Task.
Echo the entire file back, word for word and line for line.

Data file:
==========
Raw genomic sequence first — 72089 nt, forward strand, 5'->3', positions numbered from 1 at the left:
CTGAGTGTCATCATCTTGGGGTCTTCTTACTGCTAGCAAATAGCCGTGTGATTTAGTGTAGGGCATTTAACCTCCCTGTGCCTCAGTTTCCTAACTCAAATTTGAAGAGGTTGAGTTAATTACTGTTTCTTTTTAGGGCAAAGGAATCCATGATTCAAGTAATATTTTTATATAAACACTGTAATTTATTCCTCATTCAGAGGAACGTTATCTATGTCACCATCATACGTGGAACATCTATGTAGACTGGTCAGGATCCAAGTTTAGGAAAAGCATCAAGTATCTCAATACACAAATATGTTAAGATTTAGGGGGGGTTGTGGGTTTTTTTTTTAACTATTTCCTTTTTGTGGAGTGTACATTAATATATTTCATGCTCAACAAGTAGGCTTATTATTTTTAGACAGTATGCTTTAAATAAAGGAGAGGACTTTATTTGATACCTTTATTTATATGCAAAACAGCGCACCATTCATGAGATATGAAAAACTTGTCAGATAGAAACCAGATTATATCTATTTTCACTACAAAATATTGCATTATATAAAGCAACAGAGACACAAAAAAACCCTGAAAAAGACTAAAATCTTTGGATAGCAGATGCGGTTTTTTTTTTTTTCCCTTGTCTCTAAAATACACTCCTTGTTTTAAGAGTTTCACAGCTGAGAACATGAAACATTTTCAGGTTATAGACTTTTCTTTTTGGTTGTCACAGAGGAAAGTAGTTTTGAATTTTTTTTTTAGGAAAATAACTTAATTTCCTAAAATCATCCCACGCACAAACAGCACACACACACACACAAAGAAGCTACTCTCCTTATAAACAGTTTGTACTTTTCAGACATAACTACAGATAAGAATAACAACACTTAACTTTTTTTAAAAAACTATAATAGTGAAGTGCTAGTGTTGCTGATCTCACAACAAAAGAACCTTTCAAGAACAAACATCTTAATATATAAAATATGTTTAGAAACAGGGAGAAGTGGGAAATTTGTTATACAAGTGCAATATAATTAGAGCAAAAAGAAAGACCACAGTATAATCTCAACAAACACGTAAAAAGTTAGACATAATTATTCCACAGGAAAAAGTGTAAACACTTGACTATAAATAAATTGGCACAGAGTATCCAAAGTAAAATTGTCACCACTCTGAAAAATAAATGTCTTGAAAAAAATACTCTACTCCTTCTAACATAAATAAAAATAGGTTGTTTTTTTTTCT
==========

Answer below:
Raw genomic sequence first — 72089 nt, forward strand, 5'->3', positions numbered from 1 at the left:
CTGAGTGTCATCATCTTGGGGTCTTCTTACTGCTAGCAAATAGCCGTGTGATTTAGTGTAGGGCATTTAACCTCCCTGTGCCTCAGTTTCCTAACTCAAATTTGAAGAGGTTGAGTTAATTACTGTTTCTTTTTAGGGCAAAGGAATCCATGATTCAAGTAATATTTTTATATAAACACTGTAATTTATTCCTCATTCAGAGGAACGTTATCTATGTCACCATCATACGTGGAACATCTATGTAGACTGGTCAGGATCCAAGTTTAGGAAAAGCATCAAGTATCTCAATACACAAATATGTTAAGATTTAGGGGGGGTTGTGGGTTTTTTTTTTAACTATTTCCTTTTTGTGGAGTGTACATTAATATATTTCATGCTCAACAAGTAGGCTTATTATTTTTAGACAGTATGCTTTAAATAAAGGAGAGGACTTTATTTGATACCTTTATTTATATGCAAAACAGCGCACCATTCATGAGATATGAAAAACTTGTCAGATAGAAACCAGATTATATCTATTTTCACTACAAAATATTGCATTATATAAAGCAACAGAGACACAAAAAAACCCTGAAAAAGACTAAAATCTTTGGATAGCAGATGCGGTTTTTTTTTTTTTCCCTTGTCTCTAAAATACACTCCTTGTTTTAAGAGTTTCACAGCTGAGAACATGAAACATTTTCAGGTTATAGACTTTTCTTTTTGGTTGTCACAGAGGAAAGTAGTTTTGAATTTTTTTTTTAGGAAAATAACTTAATTTCCTAAAATCATCCCACGCACAAACAGCACACACACACACACAAAGAAGCTACTCTCCTTATAAACAGTTTGTACTTTTCAGACATAACTACAGATAAGAATAACAACACTTAACTTTTTTTAAAAAACTATAATAGTGAAGTGCTAGTGTTGCTGATCTCACAACAAAAGAACCTTTCAAGAACAAACATCTTAATATATAAAATATGTTTAGAAACAGGGAGAAGTGGGAAATTTGTTATACAAGTGCAATATAATTAGAGCAAAAAGAAAGACCACAGTATAATCTCAACAAACACGTAAAAAGTTAGACATAATTATTCCACAGGAAAAAGTGTAAACACTTGACTATAAATAAATTGGCACAGAGTATCCAAAGTAAAATTGTCACCACTCTGAAAAATAAATGTCTTGAAAAAAATACTCTACTCCTTCTAACATAAATAAAAATAGGTTGTTTTTTTTTCT